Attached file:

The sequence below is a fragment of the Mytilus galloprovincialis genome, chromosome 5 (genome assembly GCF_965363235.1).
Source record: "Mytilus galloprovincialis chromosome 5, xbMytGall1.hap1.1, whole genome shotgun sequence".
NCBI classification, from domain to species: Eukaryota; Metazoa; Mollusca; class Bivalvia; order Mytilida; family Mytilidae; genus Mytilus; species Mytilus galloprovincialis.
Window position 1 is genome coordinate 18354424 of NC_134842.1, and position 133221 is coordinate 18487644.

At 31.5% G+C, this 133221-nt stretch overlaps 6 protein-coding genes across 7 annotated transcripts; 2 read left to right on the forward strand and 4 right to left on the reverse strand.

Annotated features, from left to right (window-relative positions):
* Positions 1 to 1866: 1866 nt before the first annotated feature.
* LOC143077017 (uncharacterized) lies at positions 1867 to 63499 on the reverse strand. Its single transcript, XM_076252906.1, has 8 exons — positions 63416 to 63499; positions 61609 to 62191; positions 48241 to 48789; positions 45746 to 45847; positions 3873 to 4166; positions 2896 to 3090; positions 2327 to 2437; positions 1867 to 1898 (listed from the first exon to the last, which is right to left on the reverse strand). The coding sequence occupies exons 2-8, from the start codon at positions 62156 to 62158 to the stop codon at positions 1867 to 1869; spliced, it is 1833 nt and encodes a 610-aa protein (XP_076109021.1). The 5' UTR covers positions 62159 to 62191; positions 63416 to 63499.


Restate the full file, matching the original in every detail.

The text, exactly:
The sequence below is a fragment of the Mytilus galloprovincialis genome, chromosome 5 (genome assembly GCF_965363235.1).
Source record: "Mytilus galloprovincialis chromosome 5, xbMytGall1.hap1.1, whole genome shotgun sequence".
NCBI classification, from domain to species: Eukaryota; Metazoa; Mollusca; class Bivalvia; order Mytilida; family Mytilidae; genus Mytilus; species Mytilus galloprovincialis.
Window position 1 is genome coordinate 18354424 of NC_134842.1, and position 133221 is coordinate 18487644.

At 31.5% G+C, this 133221-nt stretch overlaps 6 protein-coding genes across 7 annotated transcripts; 2 read left to right on the forward strand and 4 right to left on the reverse strand.

Annotated features, from left to right (window-relative positions):
* Positions 1 to 1866: 1866 nt before the first annotated feature.
* LOC143077017 (uncharacterized) lies at positions 1867 to 63499 on the reverse strand. Its single transcript, XM_076252906.1, has 8 exons — positions 63416 to 63499; positions 61609 to 62191; positions 48241 to 48789; positions 45746 to 45847; positions 3873 to 4166; positions 2896 to 3090; positions 2327 to 2437; positions 1867 to 1898 (listed from the first exon to the last, which is right to left on the reverse strand). The coding sequence occupies exons 2-8, from the start codon at positions 62156 to 62158 to the stop codon at positions 1867 to 1869; spliced, it is 1833 nt and encodes a 610-aa protein (XP_076109021.1). The 5' UTR covers positions 62159 to 62191; positions 63416 to 63499.